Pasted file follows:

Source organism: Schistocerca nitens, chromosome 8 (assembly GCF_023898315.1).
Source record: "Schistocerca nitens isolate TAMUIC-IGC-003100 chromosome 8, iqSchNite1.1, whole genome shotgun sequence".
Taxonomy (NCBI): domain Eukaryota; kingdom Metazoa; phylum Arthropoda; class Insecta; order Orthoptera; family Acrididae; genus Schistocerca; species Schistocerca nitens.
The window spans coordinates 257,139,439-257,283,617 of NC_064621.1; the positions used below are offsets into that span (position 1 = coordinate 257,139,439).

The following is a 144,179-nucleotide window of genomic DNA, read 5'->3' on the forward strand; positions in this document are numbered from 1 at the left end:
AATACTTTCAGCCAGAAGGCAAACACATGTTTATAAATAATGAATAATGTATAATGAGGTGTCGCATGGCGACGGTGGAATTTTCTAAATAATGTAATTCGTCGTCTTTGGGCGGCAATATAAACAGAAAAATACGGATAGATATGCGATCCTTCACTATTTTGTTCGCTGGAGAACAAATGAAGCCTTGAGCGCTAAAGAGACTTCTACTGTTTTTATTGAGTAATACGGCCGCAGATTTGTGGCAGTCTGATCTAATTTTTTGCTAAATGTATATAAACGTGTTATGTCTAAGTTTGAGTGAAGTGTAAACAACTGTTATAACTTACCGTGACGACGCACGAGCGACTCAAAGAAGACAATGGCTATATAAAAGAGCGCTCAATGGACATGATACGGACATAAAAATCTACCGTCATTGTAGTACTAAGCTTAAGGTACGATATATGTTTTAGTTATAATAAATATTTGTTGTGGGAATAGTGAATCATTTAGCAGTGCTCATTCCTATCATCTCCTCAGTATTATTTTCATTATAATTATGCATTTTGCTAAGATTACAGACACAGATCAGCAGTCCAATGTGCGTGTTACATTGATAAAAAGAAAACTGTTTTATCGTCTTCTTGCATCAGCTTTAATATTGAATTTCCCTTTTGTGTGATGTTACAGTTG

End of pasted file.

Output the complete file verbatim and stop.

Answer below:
Source organism: Schistocerca nitens, chromosome 8 (assembly GCF_023898315.1).
Source record: "Schistocerca nitens isolate TAMUIC-IGC-003100 chromosome 8, iqSchNite1.1, whole genome shotgun sequence".
Taxonomy (NCBI): domain Eukaryota; kingdom Metazoa; phylum Arthropoda; class Insecta; order Orthoptera; family Acrididae; genus Schistocerca; species Schistocerca nitens.
The window spans coordinates 257,139,439-257,283,617 of NC_064621.1; the positions used below are offsets into that span (position 1 = coordinate 257,139,439).

The following is a 144,179-nucleotide window of genomic DNA, read 5'->3' on the forward strand; positions in this document are numbered from 1 at the left end:
AATACTTTCAGCCAGAAGGCAAACACATGTTTATAAATAATGAATAATGTATAATGAGGTGTCGCATGGCGACGGTGGAATTTTCTAAATAATGTAATTCGTCGTCTTTGGGCGGCAATATAAACAGAAAAATACGGATAGATATGCGATCCTTCACTATTTTGTTCGCTGGAGAACAAATGAAGCCTTGAGCGCTAAAGAGACTTCTACTGTTTTTATTGAGTAATACGGCCGCAGATTTGTGGCAGTCTGATCTAATTTTTTGCTAAATGTATATAAACGTGTTATGTCTAAGTTTGAGTGAAGTGTAAACAACTGTTATAACTTACCGTGACGACGCACGAGCGACTCAAAGAAGACAATGGCTATATAAAAGAGCGCTCAATGGACATGATACGGACATAAAAATCTACCGTCATTGTAGTACTAAGCTTAAGGTACGATATATGTTTTAGTTATAATAAATATTTGTTGTGGGAATAGTGAATCATTTAGCAGTGCTCATTCCTATCATCTCCTCAGTATTATTTTCATTATAATTATGCATTTTGCTAAGATTACAGACACAGATCAGCAGTCCAATGTGCGTGTTACATTGATAAAAAGAAAACTGTTTTATCGTCTTCTTGCATCAGCTTTAATATTGAATTTCCCTTTTGTGTGATGTTACAGTTG